Some countries just seem to bring out the best in me. People who one has the honor to meet for a reason or for a season… and sometimes even for a lifetime. One just doesn’t know. My time in Uganda has been like that. The women I am working with are just so smart and funny and sensitive… which is so refreshing, it just makes me want to do an even better job so that we can all work even more often together. Tonight was one of those unforgettable evenings. I enjoyed a deeply meaningful conversation and deep belly laughter with five women I’d never met before a few days ago and… from four different countries, Ireland, Albania, Pakistan and me from the USA… different cultures… different lifestyles, three single moms, three bachelorettes (so to speak), all brought together in Kampala… some for years, some for months and me for only a few days… at least for the moment.

My heart feels at peace. Whether these women have entered my life for a season or a longer, I am grateful for the kinship. Like the roses in the picture… each full of independent beauty, enhancing the collective beauty of the full bouquet. Yet, also growing out of a dry stone wall, breaking through the dark challenges to find the light and one another.







Lost or found?

Am I lost? I’ve rented a car in the Barcelona airport and am driving in Europe for the first time heading north into the Pyrennes to experience the Avalon Sustainability School. I’ll be staying at a bed and breakfast called Vallmajor… and had been told by email to take the highway to Girona and they’d be right there. It was not exactly a precise direction to Montague, feeling like a mixture between pioneer and extremely anxious ‘fraidy cat’ I miraculously I found my way to the 17th century stone house where I would be spend the coming days.


My suitcase was miss-placed in Amsterdam so I arrived at Vallmajor with only my carry-on bag. Well, I am here to learn about living simply in harmony with nature and so I found a place to buy some underpants and a toothbrush and continued on to my adventure. I was informed that my bag could not be delivered to such a distance (90+ minutes) because my ‘economy’ class ticket which was like salt in the wound of my UNICEF travel downgrade, helping me to find my personal value, even in the light of disappointing “less than” treatment from others which seems to be my mantra these days.

To get to Avalon Sustainability School on Sunday afternoon, I’d need to venture out yet again without familiar surroundings. Passing most amazing mountainous landscape,ImageI did make a few wrong turns on the single lane of winding road in search of Avalon… something familiar? The TV movie just asked ‘Is it possible to miss a place you’ve never been?’ this is really how I was feeling. Finally arriving to the campsite, I’d found a part of the place I’d lost and now found, this is the place inside of me that loves to learn about the inner motivations of kids who are changing the world and the external places that formed their personalities in some ways until now. This is it. For many years I was privileged through UNICEF to facilitate international children’s fora and to document what children are doing in places like Tajikistan, Lao PDR, Cameroon and so many other countries… today I am re-discovering that place in myself. In Maputo, I missed out on meeting Flavio, an amazing young man who’d been a child delegate in 2006 and has kept in contact with me through his university years. Flavio is now an accountant for Price Waterhouse in Maputo and is leading an Earth Child Institute Global Action Classroom team as a way of ‘giving back/forward’ to other children.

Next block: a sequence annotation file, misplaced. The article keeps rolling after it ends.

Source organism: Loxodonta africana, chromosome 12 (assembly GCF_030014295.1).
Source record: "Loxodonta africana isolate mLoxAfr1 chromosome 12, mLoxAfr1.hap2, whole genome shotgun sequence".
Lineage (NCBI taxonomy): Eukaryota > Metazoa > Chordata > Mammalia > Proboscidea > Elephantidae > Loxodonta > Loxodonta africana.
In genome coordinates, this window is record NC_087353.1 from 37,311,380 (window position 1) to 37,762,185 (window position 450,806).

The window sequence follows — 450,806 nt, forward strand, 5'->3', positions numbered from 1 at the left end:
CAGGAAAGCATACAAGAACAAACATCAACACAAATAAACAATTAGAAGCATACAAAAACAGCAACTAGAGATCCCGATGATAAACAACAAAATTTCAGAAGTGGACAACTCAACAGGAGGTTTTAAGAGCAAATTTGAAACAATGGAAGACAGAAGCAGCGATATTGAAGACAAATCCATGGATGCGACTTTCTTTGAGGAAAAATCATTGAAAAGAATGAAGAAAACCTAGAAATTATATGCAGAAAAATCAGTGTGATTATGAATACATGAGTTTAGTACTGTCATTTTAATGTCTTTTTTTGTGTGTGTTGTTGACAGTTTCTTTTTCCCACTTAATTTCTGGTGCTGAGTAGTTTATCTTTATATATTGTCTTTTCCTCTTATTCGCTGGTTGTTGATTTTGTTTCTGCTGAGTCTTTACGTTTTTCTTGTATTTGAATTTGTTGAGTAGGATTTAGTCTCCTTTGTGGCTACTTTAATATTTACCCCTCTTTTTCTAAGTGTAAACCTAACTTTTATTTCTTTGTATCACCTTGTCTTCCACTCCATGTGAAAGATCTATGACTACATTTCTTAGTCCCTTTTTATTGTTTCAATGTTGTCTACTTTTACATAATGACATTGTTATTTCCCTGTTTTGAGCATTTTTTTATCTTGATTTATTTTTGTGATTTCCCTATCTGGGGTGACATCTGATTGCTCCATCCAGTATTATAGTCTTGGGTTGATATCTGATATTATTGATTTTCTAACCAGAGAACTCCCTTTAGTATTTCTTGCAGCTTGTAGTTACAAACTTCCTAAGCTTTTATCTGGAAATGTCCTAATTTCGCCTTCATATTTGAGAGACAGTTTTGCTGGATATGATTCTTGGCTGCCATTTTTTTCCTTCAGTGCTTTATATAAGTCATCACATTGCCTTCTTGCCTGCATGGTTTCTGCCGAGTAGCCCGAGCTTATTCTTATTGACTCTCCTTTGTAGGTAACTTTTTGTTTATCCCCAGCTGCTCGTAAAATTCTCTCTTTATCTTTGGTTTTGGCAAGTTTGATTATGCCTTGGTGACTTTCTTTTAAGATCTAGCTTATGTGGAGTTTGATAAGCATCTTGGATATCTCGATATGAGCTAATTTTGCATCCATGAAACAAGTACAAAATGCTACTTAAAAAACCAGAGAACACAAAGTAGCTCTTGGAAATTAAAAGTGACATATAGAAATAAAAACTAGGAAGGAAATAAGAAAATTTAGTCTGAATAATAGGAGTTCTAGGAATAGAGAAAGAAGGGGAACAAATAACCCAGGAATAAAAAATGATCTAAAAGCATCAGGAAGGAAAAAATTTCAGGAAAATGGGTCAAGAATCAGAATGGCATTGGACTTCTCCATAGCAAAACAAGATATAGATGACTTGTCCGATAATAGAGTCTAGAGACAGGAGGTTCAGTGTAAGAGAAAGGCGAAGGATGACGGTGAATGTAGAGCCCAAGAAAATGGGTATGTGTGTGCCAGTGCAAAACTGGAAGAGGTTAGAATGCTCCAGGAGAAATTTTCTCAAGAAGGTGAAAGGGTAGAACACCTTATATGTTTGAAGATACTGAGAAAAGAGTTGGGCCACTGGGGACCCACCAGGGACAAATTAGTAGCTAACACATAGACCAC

Arriving to the UNICEF office in Kampala on Thursday, I recognized the name of Edward who was also a child delegate to that same workshop… and walking out the door on Friday afternoon I was warmly embraced by Caroline another of these kids I’d mentored, now leading the change as a consultant for UNICEF on the U-Report project which empowers kids in most rural areas to participate by answering survey questions by SMS through cell phones.

Indeed, I was lost… I’d lost my essence of connection to the children themselves, immersed inImage other priorities… my own kids transforming before my eyes to extraordinary adults. Did I tell you that I am going to be a grandmother? It is all too emotional for me now. These kids who remember me and who’s lives I’ve had the honor to touch… now inspiring so many others… I am truly found.. this is why I am here. The impossible dream has been realized without me even knowing it was happening.

That is most truly Amazing Grace…

 With so much love,



Catching up with myself

It is my first day off in a while. I decided to take Walter’s Boda Boda tour of Kampala which was quite a departure for me. The Boda Boda is named for a motorcycle taxi system that originally took people across the ‘no man’s land’ between borders of Kenya, Tanzania and Uganda. Similar to my horseback riding adventure last week, I’d never been on a motorcycle before. Protected by a helmet and my driver who’s name was Eddie, I explored the sites and history of Kampala from the bloody rein of Idi Amin, last King of Scotland, to more recent affiliations with Khadafi and the Government of Libya… here I am as an American woman alone, feeling at ease with myself for the first time in weeks, honestly I have no idea of why…

To visit the mosque, it was necessary for me to be wrapped in a burka which as incredibly hot and uncomfortable, especially for climbing to the top of the minoret. 

I didn’t want to visit the torture chambers, but they brought me there anyway, but the energy was too intense, so I didn’t go in. The guide took pictures with my camera which I did not refuse to be polite, but I cannot share them here because I immediately erased them from the memory… not for the people to forget their history but because I choose to live in another way and it just didn’t feel right.